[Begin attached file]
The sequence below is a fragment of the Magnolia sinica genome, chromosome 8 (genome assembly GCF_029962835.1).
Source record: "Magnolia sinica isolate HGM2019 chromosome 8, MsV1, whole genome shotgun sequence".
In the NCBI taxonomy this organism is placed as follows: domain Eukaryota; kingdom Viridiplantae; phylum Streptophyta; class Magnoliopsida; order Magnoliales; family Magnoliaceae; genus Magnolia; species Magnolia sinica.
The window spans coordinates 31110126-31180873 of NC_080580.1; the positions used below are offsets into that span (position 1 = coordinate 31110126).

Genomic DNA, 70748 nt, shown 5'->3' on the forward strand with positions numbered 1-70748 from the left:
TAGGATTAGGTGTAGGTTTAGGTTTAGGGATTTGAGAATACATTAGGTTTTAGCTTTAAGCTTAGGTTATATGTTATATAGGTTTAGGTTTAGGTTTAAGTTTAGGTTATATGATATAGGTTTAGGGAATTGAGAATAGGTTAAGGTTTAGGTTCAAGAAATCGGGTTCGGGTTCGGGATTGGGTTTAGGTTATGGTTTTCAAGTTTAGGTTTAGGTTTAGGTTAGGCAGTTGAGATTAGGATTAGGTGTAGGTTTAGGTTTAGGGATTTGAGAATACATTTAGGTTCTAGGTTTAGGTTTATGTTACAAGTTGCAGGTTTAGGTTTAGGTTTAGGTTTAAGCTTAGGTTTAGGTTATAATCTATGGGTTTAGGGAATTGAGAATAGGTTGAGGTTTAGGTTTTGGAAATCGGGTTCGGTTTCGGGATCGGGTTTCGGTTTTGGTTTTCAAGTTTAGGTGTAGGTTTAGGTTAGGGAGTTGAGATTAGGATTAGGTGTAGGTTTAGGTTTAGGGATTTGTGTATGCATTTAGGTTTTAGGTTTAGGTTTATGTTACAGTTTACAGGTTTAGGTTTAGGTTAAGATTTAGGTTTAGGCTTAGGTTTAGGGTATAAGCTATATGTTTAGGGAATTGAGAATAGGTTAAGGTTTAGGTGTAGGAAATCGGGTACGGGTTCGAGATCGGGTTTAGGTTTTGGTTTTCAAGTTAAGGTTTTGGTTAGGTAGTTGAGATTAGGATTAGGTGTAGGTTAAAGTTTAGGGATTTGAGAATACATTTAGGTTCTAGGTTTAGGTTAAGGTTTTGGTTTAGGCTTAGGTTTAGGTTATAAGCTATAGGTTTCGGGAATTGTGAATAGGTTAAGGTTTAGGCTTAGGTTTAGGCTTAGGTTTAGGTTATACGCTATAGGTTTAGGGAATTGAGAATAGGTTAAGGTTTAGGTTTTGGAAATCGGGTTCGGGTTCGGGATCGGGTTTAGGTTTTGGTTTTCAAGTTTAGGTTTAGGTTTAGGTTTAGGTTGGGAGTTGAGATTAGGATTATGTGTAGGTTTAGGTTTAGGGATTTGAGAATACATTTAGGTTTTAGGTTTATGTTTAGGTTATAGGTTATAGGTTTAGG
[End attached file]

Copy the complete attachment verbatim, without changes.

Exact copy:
The sequence below is a fragment of the Magnolia sinica genome, chromosome 8 (genome assembly GCF_029962835.1).
Source record: "Magnolia sinica isolate HGM2019 chromosome 8, MsV1, whole genome shotgun sequence".
In the NCBI taxonomy this organism is placed as follows: domain Eukaryota; kingdom Viridiplantae; phylum Streptophyta; class Magnoliopsida; order Magnoliales; family Magnoliaceae; genus Magnolia; species Magnolia sinica.
The window spans coordinates 31110126-31180873 of NC_080580.1; the positions used below are offsets into that span (position 1 = coordinate 31110126).

Genomic DNA, 70748 nt, shown 5'->3' on the forward strand with positions numbered 1-70748 from the left:
TAGGATTAGGTGTAGGTTTAGGTTTAGGGATTTGAGAATACATTAGGTTTTAGCTTTAAGCTTAGGTTATATGTTATATAGGTTTAGGTTTAGGTTTAAGTTTAGGTTATATGATATAGGTTTAGGGAATTGAGAATAGGTTAAGGTTTAGGTTCAAGAAATCGGGTTCGGGTTCGGGATTGGGTTTAGGTTATGGTTTTCAAGTTTAGGTTTAGGTTTAGGTTAGGCAGTTGAGATTAGGATTAGGTGTAGGTTTAGGTTTAGGGATTTGAGAATACATTTAGGTTCTAGGTTTAGGTTTATGTTACAAGTTGCAGGTTTAGGTTTAGGTTTAGGTTTAAGCTTAGGTTTAGGTTATAATCTATGGGTTTAGGGAATTGAGAATAGGTTGAGGTTTAGGTTTTGGAAATCGGGTTCGGTTTCGGGATCGGGTTTCGGTTTTGGTTTTCAAGTTTAGGTGTAGGTTTAGGTTAGGGAGTTGAGATTAGGATTAGGTGTAGGTTTAGGTTTAGGGATTTGTGTATGCATTTAGGTTTTAGGTTTAGGTTTATGTTACAGTTTACAGGTTTAGGTTTAGGTTAAGATTTAGGTTTAGGCTTAGGTTTAGGGTATAAGCTATATGTTTAGGGAATTGAGAATAGGTTAAGGTTTAGGTGTAGGAAATCGGGTACGGGTTCGAGATCGGGTTTAGGTTTTGGTTTTCAAGTTAAGGTTTTGGTTAGGTAGTTGAGATTAGGATTAGGTGTAGGTTAAAGTTTAGGGATTTGAGAATACATTTAGGTTCTAGGTTTAGGTTAAGGTTTTGGTTTAGGCTTAGGTTTAGGTTATAAGCTATAGGTTTCGGGAATTGTGAATAGGTTAAGGTTTAGGCTTAGGTTTAGGCTTAGGTTTAGGTTATACGCTATAGGTTTAGGGAATTGAGAATAGGTTAAGGTTTAGGTTTTGGAAATCGGGTTCGGGTTCGGGATCGGGTTTAGGTTTTGGTTTTCAAGTTTAGGTTTAGGTTTAGGTTTAGGTTGGGAGTTGAGATTAGGATTATGTGTAGGTTTAGGTTTAGGGATTTGAGAATACATTTAGGTTTTAGGTTTATGTTTAGGTTATAGGTTATAGGTTTAGG